For advertisers wary of trying new strategies in their campaigns—especially when it comes to adapting to the identity crisis—a similar lesson applies. In preparing for third-party cookie loss, it’s better to make progress imperfectly than to get left behind.
And the great news? Exploring these new solutions is far more controlled than throwing on a pair of high-tread shoes and hoping they don’t slip as you barrel headfirst down a steep slope. Here are some of the ways advertisers can intentionally explore these new approaches:
A few weeks ago, my partner and I were trail running through the Wind River Range in Wyoming, in some of the most rugged, awe-inspiring mountains I’ve explored. As we followed the winding trail up and over rocky passes, beneath jagged cirques, and around stunningly blue lakes, I found myself reflecting on my growth as a runner: how much had changed since I was that kid living in fear of being handed an extra purple slip and forced to run another lap around the gym!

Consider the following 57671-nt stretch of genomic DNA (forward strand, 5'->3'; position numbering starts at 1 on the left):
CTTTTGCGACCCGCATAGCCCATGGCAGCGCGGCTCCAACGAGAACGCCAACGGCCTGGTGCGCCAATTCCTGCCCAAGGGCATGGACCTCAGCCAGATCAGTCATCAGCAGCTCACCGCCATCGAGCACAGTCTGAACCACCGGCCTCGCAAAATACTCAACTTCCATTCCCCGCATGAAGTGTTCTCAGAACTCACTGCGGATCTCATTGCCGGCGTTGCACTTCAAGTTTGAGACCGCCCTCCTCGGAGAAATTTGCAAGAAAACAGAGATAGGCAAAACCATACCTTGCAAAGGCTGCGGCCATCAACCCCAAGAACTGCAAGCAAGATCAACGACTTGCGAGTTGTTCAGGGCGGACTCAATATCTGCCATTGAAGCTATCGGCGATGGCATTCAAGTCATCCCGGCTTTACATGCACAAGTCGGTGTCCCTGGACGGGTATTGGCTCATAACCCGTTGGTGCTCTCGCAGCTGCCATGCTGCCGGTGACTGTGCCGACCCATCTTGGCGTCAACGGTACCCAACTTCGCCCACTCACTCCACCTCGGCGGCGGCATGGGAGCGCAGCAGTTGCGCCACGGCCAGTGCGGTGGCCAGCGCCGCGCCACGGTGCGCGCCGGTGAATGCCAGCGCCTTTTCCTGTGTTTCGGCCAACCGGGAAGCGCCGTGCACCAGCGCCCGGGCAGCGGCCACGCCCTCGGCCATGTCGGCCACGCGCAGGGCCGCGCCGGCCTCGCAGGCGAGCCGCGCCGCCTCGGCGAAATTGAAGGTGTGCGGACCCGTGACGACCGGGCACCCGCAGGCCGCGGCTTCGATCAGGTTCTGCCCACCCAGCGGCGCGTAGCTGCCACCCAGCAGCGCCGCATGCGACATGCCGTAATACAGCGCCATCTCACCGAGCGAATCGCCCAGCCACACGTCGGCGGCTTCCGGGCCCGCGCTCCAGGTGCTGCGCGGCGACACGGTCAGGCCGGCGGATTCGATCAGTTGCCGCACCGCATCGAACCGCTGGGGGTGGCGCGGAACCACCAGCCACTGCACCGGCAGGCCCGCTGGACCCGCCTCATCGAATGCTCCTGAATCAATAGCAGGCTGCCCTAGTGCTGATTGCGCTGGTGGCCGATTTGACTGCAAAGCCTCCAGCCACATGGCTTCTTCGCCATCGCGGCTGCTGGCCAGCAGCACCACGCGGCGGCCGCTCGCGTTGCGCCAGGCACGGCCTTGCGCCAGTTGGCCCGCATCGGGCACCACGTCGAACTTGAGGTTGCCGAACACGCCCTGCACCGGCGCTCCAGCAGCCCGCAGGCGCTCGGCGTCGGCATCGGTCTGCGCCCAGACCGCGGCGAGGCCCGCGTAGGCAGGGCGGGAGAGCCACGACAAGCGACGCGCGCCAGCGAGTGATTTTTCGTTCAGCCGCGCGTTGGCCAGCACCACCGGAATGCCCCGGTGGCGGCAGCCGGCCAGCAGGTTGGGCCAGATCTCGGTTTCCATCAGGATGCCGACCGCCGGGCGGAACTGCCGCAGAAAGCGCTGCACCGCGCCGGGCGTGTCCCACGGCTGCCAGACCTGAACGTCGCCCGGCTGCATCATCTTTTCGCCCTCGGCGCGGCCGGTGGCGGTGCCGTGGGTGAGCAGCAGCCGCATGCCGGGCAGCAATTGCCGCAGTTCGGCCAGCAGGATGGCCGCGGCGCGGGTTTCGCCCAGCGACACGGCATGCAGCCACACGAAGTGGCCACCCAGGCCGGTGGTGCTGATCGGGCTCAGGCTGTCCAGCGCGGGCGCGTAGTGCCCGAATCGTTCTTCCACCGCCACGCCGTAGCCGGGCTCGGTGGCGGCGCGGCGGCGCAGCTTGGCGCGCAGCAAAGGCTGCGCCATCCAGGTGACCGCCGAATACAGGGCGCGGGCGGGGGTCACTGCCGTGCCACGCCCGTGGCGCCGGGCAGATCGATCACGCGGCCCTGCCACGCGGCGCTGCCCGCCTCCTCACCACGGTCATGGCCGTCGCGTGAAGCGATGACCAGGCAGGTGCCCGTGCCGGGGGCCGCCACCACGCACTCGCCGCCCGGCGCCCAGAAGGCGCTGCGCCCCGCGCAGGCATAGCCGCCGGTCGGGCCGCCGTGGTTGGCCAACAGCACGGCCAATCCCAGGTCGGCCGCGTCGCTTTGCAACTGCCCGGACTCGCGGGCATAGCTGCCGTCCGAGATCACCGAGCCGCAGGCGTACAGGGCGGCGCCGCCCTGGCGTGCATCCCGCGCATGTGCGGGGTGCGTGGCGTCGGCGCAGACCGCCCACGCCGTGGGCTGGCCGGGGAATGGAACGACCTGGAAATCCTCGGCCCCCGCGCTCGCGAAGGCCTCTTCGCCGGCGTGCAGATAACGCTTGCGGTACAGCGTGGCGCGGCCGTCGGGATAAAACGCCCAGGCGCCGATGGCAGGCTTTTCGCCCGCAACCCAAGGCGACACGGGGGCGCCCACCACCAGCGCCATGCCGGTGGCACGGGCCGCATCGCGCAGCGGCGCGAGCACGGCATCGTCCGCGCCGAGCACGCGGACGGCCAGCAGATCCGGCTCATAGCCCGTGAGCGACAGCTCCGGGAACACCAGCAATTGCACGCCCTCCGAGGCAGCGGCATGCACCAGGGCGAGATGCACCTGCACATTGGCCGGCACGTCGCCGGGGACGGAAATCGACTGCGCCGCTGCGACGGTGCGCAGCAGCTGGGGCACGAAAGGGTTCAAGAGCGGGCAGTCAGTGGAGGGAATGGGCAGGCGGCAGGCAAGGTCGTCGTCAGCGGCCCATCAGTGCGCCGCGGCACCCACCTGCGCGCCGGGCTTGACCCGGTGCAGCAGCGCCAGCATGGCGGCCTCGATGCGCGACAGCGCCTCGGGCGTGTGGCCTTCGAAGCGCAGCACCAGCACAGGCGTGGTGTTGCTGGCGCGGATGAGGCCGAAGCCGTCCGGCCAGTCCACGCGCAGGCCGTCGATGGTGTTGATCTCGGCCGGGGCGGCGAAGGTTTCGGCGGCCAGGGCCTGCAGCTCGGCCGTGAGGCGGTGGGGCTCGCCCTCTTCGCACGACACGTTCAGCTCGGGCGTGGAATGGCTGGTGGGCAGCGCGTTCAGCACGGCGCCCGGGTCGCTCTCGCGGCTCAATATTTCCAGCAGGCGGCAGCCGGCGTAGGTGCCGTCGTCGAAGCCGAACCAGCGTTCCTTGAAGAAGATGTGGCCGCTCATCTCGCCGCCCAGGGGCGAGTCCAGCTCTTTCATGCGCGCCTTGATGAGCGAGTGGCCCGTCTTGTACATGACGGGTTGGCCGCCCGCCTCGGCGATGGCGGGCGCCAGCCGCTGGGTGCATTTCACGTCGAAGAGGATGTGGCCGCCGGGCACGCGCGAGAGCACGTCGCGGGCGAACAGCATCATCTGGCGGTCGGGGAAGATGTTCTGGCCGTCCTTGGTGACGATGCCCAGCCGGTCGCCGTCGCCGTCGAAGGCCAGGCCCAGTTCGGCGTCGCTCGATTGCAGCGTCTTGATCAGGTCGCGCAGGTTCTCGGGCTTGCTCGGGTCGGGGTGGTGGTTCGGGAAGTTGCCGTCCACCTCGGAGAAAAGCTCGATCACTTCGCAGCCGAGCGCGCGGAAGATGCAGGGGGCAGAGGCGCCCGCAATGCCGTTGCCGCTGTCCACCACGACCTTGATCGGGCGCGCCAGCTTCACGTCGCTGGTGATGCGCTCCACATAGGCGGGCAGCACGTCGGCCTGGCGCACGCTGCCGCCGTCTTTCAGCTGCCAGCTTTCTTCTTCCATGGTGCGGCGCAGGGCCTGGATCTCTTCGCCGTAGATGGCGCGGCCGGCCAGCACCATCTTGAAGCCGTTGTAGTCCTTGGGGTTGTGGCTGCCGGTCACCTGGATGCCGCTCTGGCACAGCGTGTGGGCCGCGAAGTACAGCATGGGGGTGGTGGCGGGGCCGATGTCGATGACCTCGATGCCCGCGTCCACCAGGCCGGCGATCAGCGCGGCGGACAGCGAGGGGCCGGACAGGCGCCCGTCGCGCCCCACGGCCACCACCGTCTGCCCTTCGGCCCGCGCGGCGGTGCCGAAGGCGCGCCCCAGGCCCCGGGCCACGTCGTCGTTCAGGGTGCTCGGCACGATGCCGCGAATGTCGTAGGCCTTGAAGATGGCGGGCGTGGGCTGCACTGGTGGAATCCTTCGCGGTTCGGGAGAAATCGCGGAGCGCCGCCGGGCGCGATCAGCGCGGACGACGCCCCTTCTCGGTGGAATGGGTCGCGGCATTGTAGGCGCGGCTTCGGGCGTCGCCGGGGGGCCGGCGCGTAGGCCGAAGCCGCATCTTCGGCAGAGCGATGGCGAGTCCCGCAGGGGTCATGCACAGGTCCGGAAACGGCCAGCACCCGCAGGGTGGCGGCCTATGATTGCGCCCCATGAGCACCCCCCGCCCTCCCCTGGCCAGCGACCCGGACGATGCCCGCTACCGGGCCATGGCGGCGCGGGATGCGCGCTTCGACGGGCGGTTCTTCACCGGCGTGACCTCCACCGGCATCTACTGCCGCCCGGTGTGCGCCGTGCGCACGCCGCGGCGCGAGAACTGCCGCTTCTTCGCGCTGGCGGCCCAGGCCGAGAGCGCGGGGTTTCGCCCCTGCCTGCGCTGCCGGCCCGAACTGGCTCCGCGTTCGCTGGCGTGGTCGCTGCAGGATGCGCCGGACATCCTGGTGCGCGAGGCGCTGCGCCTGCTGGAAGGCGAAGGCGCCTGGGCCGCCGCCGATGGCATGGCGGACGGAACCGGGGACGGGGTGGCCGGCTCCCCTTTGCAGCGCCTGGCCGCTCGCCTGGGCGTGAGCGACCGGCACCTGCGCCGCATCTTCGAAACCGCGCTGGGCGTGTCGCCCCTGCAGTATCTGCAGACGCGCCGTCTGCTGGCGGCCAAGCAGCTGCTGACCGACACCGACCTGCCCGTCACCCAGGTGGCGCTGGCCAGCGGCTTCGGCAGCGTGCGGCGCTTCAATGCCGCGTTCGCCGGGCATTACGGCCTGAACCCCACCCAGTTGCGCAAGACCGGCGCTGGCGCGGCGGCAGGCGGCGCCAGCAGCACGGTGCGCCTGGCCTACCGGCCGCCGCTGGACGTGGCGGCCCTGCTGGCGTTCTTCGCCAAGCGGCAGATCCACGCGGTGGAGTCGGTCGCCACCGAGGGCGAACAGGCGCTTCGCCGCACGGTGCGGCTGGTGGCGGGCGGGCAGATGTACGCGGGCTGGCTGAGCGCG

You know where I’m going here: while transitioning away from third-party cookies may seem daunting now, starting to test privacy-friendly alternatives is the first step to using those alternatives confidently when third-party cookies are finally gone. By being proactive and trying new privacy-friendly strategies now, marketers can avoid being stuck with that dreaded pile of purple slips when third-party cookies are no longer an option.
Basis Technologies is here to support brands and agencies as we approach third-party cookie loss. To learn more about our perspective on the identity crisis, get a deeper dive on what led the adtech industry to this point, and explore novel solutions in greater depth, check out our guide.